What’s the age of your water?
Two developments in the late 1800s laid the groundwork for the drinking water infrastructure in America today. First, indoor plumbing, including fresh running water, became common. Second, people started moving from rural to urban areas. In response, in cities across the country, local governments built infrastructure to carry water from its source to private homes and businesses. Officials built these massive public projects with an ever-growing urban population in mind. Now, more than a century later, things have changed.
Today some American cities, particularly in the Northeast and the Rust Belt, are losing residents. Urban experts call these “shrinking cities,” and it’s easy to understand why. For instance, both Detroit and St. Louis have lost over 60 percent of their population since 1950.
Fewer people, smaller tax base
Reduced population is causing problems for urban water systems in a couple of different ways. For starters, infrastructure across the country is in dire need of repair and improved maintenance. But in places where fewer residents are contributing to the local tax base, money is not available to invest in water infrastructure projects.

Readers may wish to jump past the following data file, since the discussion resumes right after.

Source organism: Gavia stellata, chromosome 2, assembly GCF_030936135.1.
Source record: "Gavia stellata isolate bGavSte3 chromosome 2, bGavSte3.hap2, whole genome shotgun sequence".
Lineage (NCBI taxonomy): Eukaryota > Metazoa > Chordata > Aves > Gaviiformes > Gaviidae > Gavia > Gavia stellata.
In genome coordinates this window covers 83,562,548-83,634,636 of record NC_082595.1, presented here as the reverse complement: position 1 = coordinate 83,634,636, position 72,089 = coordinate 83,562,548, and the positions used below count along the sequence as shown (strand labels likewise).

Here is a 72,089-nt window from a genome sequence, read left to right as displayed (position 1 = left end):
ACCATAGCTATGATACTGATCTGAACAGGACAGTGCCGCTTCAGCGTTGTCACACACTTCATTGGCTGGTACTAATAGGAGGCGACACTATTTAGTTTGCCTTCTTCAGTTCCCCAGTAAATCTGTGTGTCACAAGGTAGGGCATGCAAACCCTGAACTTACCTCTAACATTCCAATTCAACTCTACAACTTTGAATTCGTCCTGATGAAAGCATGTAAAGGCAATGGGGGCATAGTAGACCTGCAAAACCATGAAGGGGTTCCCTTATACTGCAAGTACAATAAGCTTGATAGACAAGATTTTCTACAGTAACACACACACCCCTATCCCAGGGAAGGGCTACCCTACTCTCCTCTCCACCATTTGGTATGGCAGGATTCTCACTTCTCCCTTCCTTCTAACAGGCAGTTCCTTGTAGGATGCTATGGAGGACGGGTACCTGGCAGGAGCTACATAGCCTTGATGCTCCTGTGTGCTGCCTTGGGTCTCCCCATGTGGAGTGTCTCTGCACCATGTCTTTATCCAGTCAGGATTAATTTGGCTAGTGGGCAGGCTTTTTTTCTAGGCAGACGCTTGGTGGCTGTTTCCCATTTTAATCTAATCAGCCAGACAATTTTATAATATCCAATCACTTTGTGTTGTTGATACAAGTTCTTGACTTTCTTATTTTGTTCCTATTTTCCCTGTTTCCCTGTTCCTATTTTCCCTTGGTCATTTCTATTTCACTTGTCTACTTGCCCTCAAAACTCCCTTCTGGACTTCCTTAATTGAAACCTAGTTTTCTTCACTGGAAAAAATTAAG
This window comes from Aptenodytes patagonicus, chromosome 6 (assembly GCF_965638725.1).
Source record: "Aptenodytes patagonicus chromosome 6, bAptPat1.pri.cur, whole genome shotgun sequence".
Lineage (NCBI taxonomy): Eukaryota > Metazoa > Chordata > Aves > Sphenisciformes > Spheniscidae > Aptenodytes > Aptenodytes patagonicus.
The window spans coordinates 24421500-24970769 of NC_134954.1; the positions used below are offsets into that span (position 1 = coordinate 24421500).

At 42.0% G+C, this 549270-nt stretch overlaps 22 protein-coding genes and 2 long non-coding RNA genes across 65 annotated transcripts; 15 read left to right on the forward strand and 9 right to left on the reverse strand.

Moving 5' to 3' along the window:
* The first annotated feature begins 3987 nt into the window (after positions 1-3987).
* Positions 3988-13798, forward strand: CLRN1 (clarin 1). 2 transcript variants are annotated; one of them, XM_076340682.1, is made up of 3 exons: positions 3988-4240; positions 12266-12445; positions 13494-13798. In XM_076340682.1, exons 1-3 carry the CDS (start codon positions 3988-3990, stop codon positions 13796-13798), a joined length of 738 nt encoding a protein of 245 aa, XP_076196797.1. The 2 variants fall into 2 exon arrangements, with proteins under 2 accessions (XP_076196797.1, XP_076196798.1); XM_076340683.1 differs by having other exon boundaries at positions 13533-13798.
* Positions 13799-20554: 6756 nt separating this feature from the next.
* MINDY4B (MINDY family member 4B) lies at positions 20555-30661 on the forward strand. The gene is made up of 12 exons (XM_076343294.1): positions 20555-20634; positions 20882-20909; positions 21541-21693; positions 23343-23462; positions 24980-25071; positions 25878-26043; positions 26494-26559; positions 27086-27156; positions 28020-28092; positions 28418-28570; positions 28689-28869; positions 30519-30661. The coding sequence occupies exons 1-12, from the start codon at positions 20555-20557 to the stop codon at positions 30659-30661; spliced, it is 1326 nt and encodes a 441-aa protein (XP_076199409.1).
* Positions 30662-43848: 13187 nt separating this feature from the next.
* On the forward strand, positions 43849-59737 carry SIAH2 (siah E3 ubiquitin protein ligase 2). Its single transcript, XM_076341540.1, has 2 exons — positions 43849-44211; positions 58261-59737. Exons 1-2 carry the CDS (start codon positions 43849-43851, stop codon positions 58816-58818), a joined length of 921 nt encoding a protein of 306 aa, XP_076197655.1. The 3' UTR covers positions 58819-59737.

Additionally, in a recent City Lab article, water experts explain that “water age, or
The problem with high water age
The more time water spends in aging infrastructure, the more susceptible it becomes to microbial growth, pathogens, bacteria and corrosion from the pipes. The people most vulnerable to high water age are children, the elderly and those weakened by illness. Further, as far back as 2002, the Environmental Protection Agency determined, “Water age is a major factor in water quality deterioration within the distribution system.”
To provide the safest, cleanest and best tasting water for you and your family, the Coway Aquamega filters water at the last point before consumption—right at the kitchen tap. The filtration system is easy to install at your kitchen sink and provides an unlimited supply of purified, refreshing water. It also reduces common water contaminants, including lead, mercury and water-bourne cysts by up to 99 percent.